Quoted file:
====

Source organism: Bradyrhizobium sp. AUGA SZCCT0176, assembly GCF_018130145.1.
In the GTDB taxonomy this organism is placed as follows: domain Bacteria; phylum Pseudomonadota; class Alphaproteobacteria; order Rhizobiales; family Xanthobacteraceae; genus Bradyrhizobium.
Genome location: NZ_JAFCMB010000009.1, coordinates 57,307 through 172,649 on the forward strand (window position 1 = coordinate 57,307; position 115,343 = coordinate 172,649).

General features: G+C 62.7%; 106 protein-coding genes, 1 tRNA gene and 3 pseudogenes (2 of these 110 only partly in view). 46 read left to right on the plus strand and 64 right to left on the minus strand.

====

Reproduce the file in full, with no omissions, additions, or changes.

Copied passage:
Source organism: Bradyrhizobium sp. AUGA SZCCT0176, assembly GCF_018130145.1.
In the GTDB taxonomy this organism is placed as follows: domain Bacteria; phylum Pseudomonadota; class Alphaproteobacteria; order Rhizobiales; family Xanthobacteraceae; genus Bradyrhizobium.
Genome location: NZ_JAFCMB010000009.1, coordinates 57,307 through 172,649 on the forward strand (window position 1 = coordinate 57,307; position 115,343 = coordinate 172,649).

General features: G+C 62.7%; 106 protein-coding genes, 1 tRNA gene and 3 pseudogenes (2 of these 110 only partly in view). 46 read left to right on the plus strand and 64 right to left on the minus strand.